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Max Kraynov: Helping Russians Travel for Less

Published: June 11, 2014 (Issue # 1815)



  • The Russian-born managing director of Aviasales now resides in Australia.
    Photo: Aviasales

Max Kraynov is the Russian-born managing director of Russia’s largest travel search engine, Aviasales. The search engine helps customers find cheap flights and holiday accommodation online or via its apps (operating under the JetRadar brand outside Russia). While the company is based in Thailand, Kraynov works from sunny Australia, adding to the company’s international flavor.

The St. Petersburg Times met with Kraynov, who was in St. Petersburg at the end of May, to discuss the differences in the Russian and Australian working culture, the growing success of Aviasales in the Russian travel industry and the company’s future plans.

Q: How did you find yourself living in Australia?

A: When I graduated from Russia’s Samara State University in 2001, specializing in applied mathematics, I moved to New York City to work as a programmer. During the day I worked as a programmer in a bank, while at night and on the weekends I spent time working on my own company developing technologies for mobile content such as ringtones, wallpapers and videos — a growing trend at that time. However, in 2006, I sold my company, called Unwiredtec, to then Australia-based Mobile Messenger and moved to Australia as part of the deal. While in Australia, I got my MBA and spent some time working for the local telephone company Optus.

In August 2011, I joined Aviasales, with whom I’d consulted on an on-and-off basis for a couple of years prior. By that time, almost all the staff of the company that was initially founded in St. Petersburg had moved to Thailand. From the beginning, I always said I would never move to Thailand since my family was settled in Australia.

Q: You have experience working in three completely different countries: Russia, the U.S. and Australia. How does the business culture differ in each?

A: Well, in Russia the idea of being a boss makes one believe that the employees are inferior. Therefore the culture sees people wait patiently for what the boss has to say. This is called “power distance” and it is still very popular in Russia, rooted in the country’s culture for centuries. It was how the country survived.

In Australia, however, the story is completely different. Australia is quite a young country, so the “power distance” culture is virtually non-existent because everyone started from the same place. Therefore the relationship between the boss and his or her employees is much more relaxed. However, I feel it makes people set less ambitious goals for themselves, whereas in Russia, businessmen tend to set very ambitious goals for themselves, which is still nice to see.

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ALL ABOUT TOWN

Thursday, Jan. 29



Attend a master class on how to deal with complicated business negotiations today at the International Banking Institute, 6 Malaya Sadovaya Ulitsa. Running from 3 to 6 p.m., Vadim Sokolov, an assistant professor at the St. Petersburg State University of Economics, will introduce aspects of managing the negotiation process and increasing its effectiveness. Attendance is free with pre-registration by telephone on 909 3056 or online at www.ibispb.ru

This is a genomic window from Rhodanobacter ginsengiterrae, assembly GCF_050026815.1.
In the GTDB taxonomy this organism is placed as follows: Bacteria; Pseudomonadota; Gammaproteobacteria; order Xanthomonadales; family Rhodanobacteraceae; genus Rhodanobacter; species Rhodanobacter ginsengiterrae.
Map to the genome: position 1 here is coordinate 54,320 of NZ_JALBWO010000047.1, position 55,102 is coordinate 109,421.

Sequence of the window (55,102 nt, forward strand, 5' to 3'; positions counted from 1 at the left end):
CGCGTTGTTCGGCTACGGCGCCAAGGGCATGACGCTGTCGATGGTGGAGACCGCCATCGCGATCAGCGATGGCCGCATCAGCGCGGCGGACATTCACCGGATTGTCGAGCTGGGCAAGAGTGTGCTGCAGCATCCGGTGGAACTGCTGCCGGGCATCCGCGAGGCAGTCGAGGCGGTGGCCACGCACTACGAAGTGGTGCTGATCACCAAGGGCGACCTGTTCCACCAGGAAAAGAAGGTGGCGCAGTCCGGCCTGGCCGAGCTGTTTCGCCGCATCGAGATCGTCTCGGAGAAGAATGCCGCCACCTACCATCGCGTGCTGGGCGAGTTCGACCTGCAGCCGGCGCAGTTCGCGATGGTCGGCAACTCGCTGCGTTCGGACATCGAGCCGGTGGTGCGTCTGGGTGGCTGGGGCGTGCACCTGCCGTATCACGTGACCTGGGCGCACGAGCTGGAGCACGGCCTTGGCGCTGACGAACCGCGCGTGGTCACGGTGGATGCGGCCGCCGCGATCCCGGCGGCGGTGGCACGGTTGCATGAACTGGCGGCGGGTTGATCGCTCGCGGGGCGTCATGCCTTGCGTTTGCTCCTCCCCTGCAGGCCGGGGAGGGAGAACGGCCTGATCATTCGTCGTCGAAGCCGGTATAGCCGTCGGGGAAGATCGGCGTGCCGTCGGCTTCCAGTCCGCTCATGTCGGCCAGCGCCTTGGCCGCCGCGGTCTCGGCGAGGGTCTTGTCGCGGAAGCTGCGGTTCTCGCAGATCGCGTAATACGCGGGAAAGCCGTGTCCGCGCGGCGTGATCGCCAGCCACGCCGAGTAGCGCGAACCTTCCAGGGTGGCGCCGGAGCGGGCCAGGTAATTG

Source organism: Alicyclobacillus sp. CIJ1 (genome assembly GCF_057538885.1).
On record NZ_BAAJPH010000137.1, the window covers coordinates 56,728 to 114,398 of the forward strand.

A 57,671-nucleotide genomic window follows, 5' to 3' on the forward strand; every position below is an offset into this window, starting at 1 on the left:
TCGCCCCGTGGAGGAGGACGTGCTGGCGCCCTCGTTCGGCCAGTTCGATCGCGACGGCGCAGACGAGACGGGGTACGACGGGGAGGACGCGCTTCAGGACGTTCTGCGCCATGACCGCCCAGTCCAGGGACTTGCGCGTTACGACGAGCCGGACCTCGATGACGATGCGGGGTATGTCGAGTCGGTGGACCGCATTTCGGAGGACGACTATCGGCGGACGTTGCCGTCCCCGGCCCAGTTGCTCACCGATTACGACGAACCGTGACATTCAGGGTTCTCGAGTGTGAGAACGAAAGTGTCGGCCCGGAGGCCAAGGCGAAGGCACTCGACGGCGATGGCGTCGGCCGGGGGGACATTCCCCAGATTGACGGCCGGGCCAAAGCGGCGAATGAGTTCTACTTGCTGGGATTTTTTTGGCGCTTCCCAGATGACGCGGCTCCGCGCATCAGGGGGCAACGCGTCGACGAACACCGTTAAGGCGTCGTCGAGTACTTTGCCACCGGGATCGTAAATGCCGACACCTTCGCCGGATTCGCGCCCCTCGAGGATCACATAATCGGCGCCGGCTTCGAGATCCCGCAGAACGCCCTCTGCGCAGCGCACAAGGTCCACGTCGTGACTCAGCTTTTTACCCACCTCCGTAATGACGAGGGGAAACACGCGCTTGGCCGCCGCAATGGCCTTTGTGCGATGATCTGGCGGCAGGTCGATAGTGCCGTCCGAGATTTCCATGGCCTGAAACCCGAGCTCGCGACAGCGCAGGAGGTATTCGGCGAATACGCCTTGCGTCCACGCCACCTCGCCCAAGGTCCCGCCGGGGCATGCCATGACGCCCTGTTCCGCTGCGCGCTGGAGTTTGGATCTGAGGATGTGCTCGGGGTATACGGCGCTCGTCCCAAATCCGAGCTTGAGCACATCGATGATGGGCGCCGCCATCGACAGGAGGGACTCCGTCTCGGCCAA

Celebrate what would be writer Anton Chekhov's 155th birthday at the Bokvoed bookshop at 46 Nevsky Prospekt. Starting at 5 p.m., the legendary author will be feted with readings of his stories and short performances based on his plays by various St. Petersburg actors. Chekhov's books will also be offered at a 15% discount during the event.



Friday, Jan. 30



The Lermontov Central Library, 19 Liteyny Prospekt, will screen 'Almost Famous’ in English with Russian subtitles at 6:30 p.m. Cameron Crowe's Academy Award-winning comedy from 2000 stars Billy Crudup, Kate Hudson, and Patrick Fugit, and tells the story of a budding music journalist at Rolling Stone magazine in the 1970s. Admission is free.



Meet renowned Russian poet, journalist and writer Dmitry Bykov, famous for his biographies of Boris Pasternak, Bulat Okudzhava and Maxim Gorky, and winner of 2006 National Bestseller Award. Bykov will read old and new poems as well as answer questions about his works at the St. Petersburg Philharmonic, Main Hall, at 7 p.m. Tickets start at 1,000 rubles and are available at city ticket offices and the from the Philharmonic website www.philharmonia.spb.ru.



A retrospective of the films of Roman Polanski starts today at Loft-Project Etagi, 74 Ligovsky Prospekt, with a screening of ‘Repulsion’ at 7 p.m. and ‘Rosemary’s Baby’ at 9:15 p.m. The series runs through Feb. 4 and will include Polanski's eminently creepy ‘The Tenant,’ the cult comedy ‘The Fearless Vampire Killers’ and ‘Cul-de-sac’ among others. Tickets are 150-200 rubles and the complete schedule is available at www.vk.com/artpokaz/



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